Re-imagining The Holy Spirit: What is past is prologue


It's an honor to join all of you on this series and hopefully an adventurous conversation into re-imagining the Holy Spirit.   Before jumping into a full-blown exploration of re-imagining the Spirit, being charismatic and spiritual gifts, as one trained in the craft of history, I want to begin by taking a few steps back to get some context, and tease out some questions after reflecting on our deep church history.  There are several undercurrents in our deep church history that I want to appeal to and then propose some linkage with our present context and see what we think. 

The three undercurrents in deep church we want to take a look at all have a few things in common.  The commonality is in the experiential factor: the seeking to connect and experience God.  The undercurrents/movements I want to cover are the monastic impulse, the mystic impulse and the impulse toward sacred space. 

Without getting blogged-down in too much detail, I think we can historically understand the development of monasticism as reacting against the corruption of the world and the Church while seeking depth and an experiential relationship with God in the harsh environs first explored by the Desert Fathers and Mothers (yes, there were women hermits!).  They sought freedom from worldly entanglements but more significantly, they embraced depth of experience and relationship with God.  This impulse is witnessed again when the undercurrent emerges more fully in the mid-to-late medieval period with monastic cloisters and even later with monastic orders being founded.  We witness this with most clearly in the Cluny reform movement which sought to separate from a church that had become corrupt and from wealthy benefactors.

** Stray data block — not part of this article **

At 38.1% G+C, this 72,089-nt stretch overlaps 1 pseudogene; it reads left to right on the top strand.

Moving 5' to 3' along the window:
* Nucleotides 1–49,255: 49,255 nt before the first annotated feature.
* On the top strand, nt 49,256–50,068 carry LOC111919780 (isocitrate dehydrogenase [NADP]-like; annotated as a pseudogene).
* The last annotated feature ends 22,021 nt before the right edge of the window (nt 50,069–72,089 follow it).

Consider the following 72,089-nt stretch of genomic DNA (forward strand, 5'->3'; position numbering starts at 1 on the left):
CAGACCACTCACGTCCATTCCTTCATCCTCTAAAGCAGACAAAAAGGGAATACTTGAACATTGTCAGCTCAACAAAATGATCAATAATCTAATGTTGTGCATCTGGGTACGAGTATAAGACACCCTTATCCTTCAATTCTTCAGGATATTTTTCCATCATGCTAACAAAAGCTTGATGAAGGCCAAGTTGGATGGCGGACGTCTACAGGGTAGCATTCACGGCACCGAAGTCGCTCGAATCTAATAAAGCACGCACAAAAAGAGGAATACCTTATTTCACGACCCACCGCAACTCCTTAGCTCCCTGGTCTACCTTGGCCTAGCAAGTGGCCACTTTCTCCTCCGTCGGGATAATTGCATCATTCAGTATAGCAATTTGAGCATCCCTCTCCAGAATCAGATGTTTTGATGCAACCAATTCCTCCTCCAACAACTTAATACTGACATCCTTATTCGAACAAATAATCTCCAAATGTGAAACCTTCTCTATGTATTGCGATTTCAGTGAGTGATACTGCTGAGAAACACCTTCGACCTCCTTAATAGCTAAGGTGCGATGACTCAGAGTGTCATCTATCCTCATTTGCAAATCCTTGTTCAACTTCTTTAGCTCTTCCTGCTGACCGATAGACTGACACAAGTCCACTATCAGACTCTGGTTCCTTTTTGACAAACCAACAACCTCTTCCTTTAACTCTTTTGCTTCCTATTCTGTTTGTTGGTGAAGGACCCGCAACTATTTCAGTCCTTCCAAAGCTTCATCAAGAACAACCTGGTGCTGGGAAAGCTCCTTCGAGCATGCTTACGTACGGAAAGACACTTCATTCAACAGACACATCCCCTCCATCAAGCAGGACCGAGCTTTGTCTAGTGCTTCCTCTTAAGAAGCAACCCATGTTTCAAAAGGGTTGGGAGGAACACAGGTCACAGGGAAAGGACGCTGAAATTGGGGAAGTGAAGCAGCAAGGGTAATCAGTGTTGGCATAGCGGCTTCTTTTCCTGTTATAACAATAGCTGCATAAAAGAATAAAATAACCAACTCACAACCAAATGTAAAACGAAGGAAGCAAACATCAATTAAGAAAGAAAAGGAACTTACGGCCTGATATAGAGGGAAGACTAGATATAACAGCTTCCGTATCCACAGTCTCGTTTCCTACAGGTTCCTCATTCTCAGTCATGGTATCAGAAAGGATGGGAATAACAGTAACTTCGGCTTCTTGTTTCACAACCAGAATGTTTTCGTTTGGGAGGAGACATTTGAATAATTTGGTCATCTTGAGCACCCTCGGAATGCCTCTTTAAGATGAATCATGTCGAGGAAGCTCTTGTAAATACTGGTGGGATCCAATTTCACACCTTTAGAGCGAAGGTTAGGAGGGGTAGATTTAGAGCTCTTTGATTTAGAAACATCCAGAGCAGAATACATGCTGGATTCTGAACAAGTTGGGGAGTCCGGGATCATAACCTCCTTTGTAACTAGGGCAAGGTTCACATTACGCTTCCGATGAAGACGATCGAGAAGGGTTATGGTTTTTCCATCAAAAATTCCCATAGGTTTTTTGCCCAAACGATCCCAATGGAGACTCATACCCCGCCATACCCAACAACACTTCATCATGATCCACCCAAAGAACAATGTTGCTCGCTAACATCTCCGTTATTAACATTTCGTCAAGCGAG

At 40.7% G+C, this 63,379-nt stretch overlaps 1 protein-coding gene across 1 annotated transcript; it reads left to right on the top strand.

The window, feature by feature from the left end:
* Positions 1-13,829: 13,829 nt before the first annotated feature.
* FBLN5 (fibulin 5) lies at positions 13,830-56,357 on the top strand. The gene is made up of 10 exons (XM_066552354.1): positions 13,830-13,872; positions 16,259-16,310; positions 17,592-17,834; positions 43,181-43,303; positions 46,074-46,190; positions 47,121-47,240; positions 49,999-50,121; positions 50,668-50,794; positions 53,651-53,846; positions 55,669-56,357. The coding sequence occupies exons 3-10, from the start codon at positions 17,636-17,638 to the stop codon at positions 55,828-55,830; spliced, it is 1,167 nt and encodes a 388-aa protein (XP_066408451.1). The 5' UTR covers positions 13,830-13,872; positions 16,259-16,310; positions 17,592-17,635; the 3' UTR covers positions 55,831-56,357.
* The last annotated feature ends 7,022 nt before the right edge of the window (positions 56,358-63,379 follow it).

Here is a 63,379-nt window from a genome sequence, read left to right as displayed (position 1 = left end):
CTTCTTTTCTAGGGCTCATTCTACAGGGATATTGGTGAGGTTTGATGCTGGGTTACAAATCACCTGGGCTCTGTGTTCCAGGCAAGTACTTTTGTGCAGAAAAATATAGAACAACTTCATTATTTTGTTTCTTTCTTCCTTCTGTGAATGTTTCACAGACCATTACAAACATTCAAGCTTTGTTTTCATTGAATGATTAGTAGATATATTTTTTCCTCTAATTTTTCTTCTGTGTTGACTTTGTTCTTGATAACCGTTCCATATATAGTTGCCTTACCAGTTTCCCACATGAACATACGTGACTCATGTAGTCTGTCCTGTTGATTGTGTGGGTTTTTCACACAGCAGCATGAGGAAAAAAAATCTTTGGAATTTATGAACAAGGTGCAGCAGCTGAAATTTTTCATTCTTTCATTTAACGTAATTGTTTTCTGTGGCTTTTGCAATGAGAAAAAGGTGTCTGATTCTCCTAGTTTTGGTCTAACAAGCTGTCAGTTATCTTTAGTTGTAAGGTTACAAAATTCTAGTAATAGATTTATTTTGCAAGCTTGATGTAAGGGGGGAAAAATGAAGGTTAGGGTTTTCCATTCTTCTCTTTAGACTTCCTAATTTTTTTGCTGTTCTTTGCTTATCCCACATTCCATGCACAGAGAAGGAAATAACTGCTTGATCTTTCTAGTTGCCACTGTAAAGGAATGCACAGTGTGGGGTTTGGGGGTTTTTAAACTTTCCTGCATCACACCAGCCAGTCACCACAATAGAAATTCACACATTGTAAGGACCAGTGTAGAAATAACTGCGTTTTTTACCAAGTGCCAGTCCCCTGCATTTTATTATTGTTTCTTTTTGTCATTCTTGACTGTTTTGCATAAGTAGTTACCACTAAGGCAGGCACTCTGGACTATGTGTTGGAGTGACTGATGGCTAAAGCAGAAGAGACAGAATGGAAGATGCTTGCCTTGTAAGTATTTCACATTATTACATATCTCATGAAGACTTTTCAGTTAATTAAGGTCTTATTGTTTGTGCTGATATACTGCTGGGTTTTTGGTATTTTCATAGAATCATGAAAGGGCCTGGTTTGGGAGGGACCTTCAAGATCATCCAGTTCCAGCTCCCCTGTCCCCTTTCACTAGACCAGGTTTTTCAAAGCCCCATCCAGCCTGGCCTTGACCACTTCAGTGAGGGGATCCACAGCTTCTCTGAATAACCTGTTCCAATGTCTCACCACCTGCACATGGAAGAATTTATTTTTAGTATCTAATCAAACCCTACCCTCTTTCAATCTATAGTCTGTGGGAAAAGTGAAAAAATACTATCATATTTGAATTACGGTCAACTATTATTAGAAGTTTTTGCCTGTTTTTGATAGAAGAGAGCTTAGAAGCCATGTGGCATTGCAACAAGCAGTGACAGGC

Moving to the next undercurrent, mysticism in the church, particularly in the medieval period can also be seen as a reaction against one thing and a seeking of Another.  The mystic impulse reacted against the over-intellectualism of Scholasticism but also to the leadership crisis within the Church, particularly witnessed during the time of multiple Popes at Rome and Avignon.  Note two issues here: 1. the mystic impulse is not anti-intellectualism, but rather is defined by professors like Nathan Feldmeth of Fuller Seminary in California as intellectual learning plus emotional experience, brought from a desire for an experiential relationship with God.  then, 2. the leadership vacuum or crisis within the Church brought about the curious return to ‘charismatic’ leaders, almost like we were back in the period of the shoftim/liberators/judges witnessed to in sacred scripture. 

The third undercurrent I want to bring our attention I am calling the sacred space impulse.  Mainly I want to point to the Cathedral movement in medieval Europe and to the Celtic spirituality of space.  The issues – as you might be catching on to with the previous undercurrents – in both the cathedral movement and celtic spirituality are of an experiential element with God in spatial environment.  The ancient cathedrals and labyrinths as well as icons and stained glass were created - indeed crafted - with the intent of both communicating about God yet also ushering people into an experience with God through art, architecture and the creation of sacred space.